International
Tables for Crystallography Volume H Powder diffraction Edited by C. J. Gilmore, J. A. Kaduk and H. Schenk © International Union of Crystallography 2018 |
International Tables for Crystallography (2018). Vol. H, ch. 3.4, p. 275
Section 3.4.3.2. Non-traditional indexing methods^{a}Institute of Crystallography – CNR, Via Amendola 122/o, Bari, I-70126, Italy |
New indexing procedures that provide alternatives to the traditional approaches outlined in Section 3.4.3.1 have recently been proposed.
This method (Oishi et al., 2009) is based on the Ito equation (de Wolff, 1957):where Q(h) is the length of the reciprocal vector corresponding to the Miller index vector h = (hkl). It uses Conway's topograph (Conway & Fung, 1997), a connected tree obtained by associating a graph to each equation of type (3.4.9) and consisting of infinite directed edges. According to Ito's method, if quadrupoles (Q_{1}, Q_{2}, Q_{3}, Q_{4}) detected among the observed Q_{i} values satisfy the condition 2(Q_{1} + Q_{2}) = Q_{3} + Q_{4}, two Miller-index vectors h_{1} and h_{2} are expected to exist such that Q_{1} = Q(h_{1}), Q_{2} = Q(h_{2}), Q_{3} = Q(h_{1} − h_{2}) and Q_{4} = Q(h_{1} + h_{2}). If an additional value Q_{5} satisfying the condition 2(Q_{1} + Q_{4}) = Q_{2} + Q_{5} is found, the graph of the quadrupole (Q_{1}, Q_{2}, Q_{3}, Q_{4}) grows via the addition of the Q_{5} contribution; this procedure is iterated. If topographs share a Q value that corresponds to the same reciprocal-lattice vector, then a three-dimensional lattice is derived containing the two-dimensional lattices associated with the original topographs. Three-dimensional lattices are also obtained by combining topographs. The probability that topographs correspond to the correct cell increases with the number of edges of the graph structure. The method is claimed by the authors to be insensitive to the presence of impurity peaks.
Global-optimization methods, widely adopted for solving crystal structures from powder data, have also been successfully applied to indexing. Among them, we provide brief descriptions of genetic algorithms, and Monte Carlo and grid-search methods.
The use of genetic algorithms (GAs) for solving the indexing problem was proposed by Tam & Compton (1995) and Paszkowicz (1996). Since then, Kariuki and co-workers (Kariuki et al., 1999) have combined GAs with a whole-profile-fitting procedure for indexing powder diffraction patterns. This approach exploits the information of the full powder diffraction pattern. It is inspired by the Darwinian evolutionary principle based on mating, mutation and natural selection of the member of a population that survives and evolves to improve future generations. The initial population consists of a set of trial cell parameters, chosen randomly within a given volume range; a full pattern-decomposition process is performed using the Le Bail algorithm (Chapter 3.5 ) and the agreement between the calculated and observed profiles is derived and used for assessing the goodness of an individual member (i.e., a set of unit-cell parameters). The most plausible cell is therefore found by exploring a six-dimensional hypersurface and searching for the global minimum of (see Section 3.4.4.3.2). In contrast to the main traditional methods, whose outcomes depend on the reliability of a set of peak positions, this procedure has the advantage of being insensitive to the presence of small impurity peaks that have a negligible influence on the agreement factor between the experimental and calculated profiles: the global minimum of is reached if the majority phase is correctly indexed. The main disadvantage of the method is the computing time required, in particular in the case of low symmetry.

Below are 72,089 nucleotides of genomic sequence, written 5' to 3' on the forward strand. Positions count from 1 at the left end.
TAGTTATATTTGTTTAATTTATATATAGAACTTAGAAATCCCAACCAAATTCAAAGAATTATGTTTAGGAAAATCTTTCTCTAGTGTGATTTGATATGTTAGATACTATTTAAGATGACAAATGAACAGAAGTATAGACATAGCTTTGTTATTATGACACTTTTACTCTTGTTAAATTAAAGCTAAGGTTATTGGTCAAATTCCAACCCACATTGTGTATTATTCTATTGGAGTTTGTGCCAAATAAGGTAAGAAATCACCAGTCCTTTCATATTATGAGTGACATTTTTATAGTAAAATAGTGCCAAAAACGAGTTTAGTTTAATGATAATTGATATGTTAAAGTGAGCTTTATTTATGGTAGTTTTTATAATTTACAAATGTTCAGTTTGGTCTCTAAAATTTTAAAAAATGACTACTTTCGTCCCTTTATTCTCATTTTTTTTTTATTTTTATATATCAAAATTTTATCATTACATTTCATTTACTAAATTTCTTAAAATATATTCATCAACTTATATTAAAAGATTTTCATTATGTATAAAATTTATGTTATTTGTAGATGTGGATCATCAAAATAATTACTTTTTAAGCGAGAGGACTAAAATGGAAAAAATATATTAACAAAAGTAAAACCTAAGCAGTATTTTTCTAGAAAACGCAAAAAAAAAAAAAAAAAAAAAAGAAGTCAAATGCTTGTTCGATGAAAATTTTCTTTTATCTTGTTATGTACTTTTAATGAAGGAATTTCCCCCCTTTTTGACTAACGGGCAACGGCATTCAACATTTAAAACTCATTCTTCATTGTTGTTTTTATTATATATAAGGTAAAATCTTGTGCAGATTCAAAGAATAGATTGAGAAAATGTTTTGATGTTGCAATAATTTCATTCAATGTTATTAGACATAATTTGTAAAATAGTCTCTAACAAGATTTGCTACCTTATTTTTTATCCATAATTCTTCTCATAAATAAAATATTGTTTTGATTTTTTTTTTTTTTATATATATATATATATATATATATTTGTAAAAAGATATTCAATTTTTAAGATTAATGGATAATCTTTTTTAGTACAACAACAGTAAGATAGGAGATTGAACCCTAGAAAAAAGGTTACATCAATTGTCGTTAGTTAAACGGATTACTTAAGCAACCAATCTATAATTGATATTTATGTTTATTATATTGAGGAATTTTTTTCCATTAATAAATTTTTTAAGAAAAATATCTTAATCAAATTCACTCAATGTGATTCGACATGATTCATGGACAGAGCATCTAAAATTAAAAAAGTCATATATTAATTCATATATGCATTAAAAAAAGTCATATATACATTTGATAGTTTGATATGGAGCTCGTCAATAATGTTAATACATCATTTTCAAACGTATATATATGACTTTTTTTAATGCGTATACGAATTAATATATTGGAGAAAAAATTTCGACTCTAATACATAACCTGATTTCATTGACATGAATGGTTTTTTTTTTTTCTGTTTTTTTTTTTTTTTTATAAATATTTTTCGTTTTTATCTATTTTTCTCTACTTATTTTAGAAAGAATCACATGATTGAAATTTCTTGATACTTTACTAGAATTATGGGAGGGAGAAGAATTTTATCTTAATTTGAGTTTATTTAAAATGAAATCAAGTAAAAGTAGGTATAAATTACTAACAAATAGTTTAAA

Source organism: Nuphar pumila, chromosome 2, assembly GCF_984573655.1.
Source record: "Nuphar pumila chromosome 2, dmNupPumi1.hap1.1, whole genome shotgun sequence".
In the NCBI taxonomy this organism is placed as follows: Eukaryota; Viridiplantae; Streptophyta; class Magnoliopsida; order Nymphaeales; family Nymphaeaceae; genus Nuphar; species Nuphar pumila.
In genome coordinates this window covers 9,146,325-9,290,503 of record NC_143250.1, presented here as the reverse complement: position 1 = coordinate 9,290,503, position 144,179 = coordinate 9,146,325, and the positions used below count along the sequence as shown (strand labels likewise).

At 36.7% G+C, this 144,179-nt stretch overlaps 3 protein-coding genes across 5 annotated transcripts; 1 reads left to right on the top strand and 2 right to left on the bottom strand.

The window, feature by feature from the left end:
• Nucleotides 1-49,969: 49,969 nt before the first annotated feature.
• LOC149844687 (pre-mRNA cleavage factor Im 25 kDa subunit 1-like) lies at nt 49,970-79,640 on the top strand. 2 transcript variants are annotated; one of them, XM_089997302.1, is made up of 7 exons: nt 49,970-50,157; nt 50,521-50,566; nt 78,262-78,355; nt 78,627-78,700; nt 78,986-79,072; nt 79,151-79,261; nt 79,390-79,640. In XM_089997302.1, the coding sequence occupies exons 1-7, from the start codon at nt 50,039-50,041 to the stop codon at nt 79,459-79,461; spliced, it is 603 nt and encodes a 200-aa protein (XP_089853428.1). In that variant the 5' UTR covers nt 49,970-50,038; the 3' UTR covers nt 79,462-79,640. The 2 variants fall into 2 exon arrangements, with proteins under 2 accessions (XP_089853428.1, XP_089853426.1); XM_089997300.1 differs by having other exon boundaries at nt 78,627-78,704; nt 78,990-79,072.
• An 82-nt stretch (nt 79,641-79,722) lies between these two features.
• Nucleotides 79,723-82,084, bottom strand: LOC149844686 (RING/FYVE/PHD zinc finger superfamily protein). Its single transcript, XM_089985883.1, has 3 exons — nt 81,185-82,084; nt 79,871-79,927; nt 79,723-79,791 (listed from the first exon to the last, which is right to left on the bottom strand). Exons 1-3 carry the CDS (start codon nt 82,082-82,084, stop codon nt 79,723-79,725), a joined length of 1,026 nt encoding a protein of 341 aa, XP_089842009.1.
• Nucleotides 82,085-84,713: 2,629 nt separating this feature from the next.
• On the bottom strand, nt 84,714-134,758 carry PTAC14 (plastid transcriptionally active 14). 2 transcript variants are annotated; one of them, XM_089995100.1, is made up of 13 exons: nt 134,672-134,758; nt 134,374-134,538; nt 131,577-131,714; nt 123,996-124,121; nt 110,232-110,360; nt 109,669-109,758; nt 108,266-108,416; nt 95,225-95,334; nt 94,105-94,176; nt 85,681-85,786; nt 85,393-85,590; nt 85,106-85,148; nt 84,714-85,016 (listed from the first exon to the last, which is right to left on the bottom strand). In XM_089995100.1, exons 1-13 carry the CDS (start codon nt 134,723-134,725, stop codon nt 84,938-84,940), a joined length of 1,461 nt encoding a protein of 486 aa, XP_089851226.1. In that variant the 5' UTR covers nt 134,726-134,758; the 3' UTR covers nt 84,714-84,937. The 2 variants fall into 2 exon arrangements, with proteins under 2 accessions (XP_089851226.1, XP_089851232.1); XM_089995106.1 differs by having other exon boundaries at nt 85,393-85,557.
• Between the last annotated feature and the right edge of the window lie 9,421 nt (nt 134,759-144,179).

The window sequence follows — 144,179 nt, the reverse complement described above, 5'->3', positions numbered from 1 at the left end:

The Monte Carlo approach has also been applied to indexing powder diffraction patterns (Le Bail, 2004; Bergmann et al., 2004; Le Bail, 2008). It exploits all the information contained in the full pattern, randomly generates and selects trial cell parameters, and calculates peak positions to which it assigns the corresponding Miller indices. An idealized powder pattern consisting of peak positions d and extracted intensities I is considered to test the trial cell. The cell reliability is assessed by suitable figures of merit (e.g. R_{p} and McM_{20}, see Section 3.4.2.1). The main drawback of this approach is the significant computing time required, in particular for triclinic systems.
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